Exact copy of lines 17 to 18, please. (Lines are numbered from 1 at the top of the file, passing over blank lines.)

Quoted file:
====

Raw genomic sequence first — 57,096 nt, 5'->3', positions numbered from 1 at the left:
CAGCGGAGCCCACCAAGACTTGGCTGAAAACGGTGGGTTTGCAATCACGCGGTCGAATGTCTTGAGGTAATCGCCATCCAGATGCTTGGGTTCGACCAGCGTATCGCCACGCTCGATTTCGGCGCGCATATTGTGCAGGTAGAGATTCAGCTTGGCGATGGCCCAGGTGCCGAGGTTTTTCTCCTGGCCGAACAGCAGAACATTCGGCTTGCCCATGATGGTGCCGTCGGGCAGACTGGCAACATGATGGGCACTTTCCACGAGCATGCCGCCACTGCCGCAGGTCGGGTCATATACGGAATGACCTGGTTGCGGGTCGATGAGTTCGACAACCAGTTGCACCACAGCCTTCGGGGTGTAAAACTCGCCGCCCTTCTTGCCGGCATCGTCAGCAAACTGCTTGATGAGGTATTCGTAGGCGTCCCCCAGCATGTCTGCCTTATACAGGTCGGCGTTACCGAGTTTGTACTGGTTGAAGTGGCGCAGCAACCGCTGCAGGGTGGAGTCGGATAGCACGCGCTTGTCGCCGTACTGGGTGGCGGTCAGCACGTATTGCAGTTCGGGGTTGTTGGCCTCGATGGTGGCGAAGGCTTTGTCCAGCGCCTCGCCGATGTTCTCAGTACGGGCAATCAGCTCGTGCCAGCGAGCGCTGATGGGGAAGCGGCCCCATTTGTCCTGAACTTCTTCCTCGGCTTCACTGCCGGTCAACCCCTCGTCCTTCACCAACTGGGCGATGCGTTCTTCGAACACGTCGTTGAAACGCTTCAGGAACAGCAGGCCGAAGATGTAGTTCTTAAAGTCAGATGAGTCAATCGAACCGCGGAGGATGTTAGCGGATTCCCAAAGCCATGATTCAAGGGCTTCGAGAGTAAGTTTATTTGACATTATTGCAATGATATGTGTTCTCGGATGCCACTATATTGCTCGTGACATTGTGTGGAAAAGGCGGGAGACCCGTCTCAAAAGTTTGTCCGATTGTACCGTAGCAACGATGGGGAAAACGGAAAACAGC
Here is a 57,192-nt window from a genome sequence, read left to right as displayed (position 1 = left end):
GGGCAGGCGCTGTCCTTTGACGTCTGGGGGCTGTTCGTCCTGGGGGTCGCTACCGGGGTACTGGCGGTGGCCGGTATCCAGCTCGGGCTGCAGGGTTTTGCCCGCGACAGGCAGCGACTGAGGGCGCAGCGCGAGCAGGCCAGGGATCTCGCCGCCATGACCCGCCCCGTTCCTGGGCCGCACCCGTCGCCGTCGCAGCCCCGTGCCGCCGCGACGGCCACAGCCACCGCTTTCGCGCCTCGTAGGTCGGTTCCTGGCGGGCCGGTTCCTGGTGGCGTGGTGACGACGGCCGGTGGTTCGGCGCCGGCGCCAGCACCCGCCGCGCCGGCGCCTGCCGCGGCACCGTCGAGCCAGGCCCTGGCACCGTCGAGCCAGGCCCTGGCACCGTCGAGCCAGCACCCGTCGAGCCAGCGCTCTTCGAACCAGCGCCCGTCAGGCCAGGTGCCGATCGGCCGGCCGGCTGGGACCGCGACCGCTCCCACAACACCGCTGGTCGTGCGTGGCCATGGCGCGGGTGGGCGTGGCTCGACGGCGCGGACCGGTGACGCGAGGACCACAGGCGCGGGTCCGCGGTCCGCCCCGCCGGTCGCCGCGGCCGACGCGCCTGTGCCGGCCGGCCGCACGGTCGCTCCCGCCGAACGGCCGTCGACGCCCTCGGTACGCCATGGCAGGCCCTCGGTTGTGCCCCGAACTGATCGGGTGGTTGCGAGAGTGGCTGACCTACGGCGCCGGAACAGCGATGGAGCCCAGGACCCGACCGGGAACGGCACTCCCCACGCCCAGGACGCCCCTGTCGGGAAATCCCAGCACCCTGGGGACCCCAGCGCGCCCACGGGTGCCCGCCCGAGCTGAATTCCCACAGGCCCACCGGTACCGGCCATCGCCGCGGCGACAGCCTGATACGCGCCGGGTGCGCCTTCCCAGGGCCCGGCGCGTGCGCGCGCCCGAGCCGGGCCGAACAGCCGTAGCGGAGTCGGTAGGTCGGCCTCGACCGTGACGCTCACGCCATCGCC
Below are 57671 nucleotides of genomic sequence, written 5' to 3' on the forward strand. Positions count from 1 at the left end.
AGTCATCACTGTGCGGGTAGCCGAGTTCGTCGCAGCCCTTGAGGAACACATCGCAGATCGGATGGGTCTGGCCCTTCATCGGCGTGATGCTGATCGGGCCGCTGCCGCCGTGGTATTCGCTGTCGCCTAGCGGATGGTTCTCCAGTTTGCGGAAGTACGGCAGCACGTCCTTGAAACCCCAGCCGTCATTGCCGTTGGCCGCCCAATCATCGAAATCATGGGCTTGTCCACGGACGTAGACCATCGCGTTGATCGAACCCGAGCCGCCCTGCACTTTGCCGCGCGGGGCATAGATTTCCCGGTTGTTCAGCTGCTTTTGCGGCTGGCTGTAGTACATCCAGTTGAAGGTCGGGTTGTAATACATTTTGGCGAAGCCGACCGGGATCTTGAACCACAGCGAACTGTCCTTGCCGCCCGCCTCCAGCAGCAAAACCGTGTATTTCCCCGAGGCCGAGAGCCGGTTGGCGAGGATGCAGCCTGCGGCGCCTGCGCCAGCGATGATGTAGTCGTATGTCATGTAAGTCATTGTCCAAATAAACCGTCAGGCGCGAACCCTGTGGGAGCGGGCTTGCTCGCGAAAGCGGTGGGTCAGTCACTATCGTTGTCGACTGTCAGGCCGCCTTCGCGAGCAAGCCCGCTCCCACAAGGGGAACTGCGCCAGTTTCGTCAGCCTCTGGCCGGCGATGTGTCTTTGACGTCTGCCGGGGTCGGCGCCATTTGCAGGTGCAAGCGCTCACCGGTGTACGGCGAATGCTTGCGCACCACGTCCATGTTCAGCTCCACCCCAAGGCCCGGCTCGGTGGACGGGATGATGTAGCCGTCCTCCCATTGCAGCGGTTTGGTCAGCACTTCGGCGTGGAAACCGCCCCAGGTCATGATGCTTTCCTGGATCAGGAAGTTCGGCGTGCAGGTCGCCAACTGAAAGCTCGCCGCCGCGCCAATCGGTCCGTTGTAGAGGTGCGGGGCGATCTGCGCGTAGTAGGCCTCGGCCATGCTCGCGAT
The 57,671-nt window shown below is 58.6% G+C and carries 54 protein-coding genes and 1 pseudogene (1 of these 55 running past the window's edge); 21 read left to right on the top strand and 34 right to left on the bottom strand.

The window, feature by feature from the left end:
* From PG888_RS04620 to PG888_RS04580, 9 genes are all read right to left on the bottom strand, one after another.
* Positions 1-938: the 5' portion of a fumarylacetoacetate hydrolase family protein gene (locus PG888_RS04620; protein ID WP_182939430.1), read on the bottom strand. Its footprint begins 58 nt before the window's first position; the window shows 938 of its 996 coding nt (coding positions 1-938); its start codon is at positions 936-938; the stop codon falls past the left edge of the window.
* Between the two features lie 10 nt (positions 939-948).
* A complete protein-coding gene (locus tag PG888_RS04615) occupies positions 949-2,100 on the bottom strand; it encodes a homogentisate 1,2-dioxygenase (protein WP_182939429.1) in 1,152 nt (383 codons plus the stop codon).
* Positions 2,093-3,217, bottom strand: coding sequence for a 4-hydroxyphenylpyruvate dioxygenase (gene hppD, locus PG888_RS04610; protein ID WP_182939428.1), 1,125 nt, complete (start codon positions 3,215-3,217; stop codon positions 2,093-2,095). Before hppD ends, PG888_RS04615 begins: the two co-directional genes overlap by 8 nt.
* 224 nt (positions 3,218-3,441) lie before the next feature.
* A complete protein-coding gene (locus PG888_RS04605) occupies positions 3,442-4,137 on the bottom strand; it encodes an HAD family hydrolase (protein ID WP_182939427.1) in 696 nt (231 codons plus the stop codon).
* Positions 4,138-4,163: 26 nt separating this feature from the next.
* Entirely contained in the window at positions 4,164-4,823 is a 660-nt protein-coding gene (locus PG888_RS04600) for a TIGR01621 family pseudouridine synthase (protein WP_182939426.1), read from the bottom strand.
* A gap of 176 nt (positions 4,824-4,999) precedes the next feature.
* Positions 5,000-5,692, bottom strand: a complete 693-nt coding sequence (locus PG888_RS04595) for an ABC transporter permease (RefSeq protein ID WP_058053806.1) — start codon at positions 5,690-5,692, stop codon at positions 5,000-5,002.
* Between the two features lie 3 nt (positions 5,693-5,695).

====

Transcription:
* Entirely contained in the window at positions 4,164-4,823 is a 660-nt protein-coding gene (locus PG888_RS04600) for a TIGR01621 family pseudouridine synthase (protein WP_182939426.1), read from the bottom strand.
* A gap of 176 nt (positions 4,824-4,999) precedes the next feature.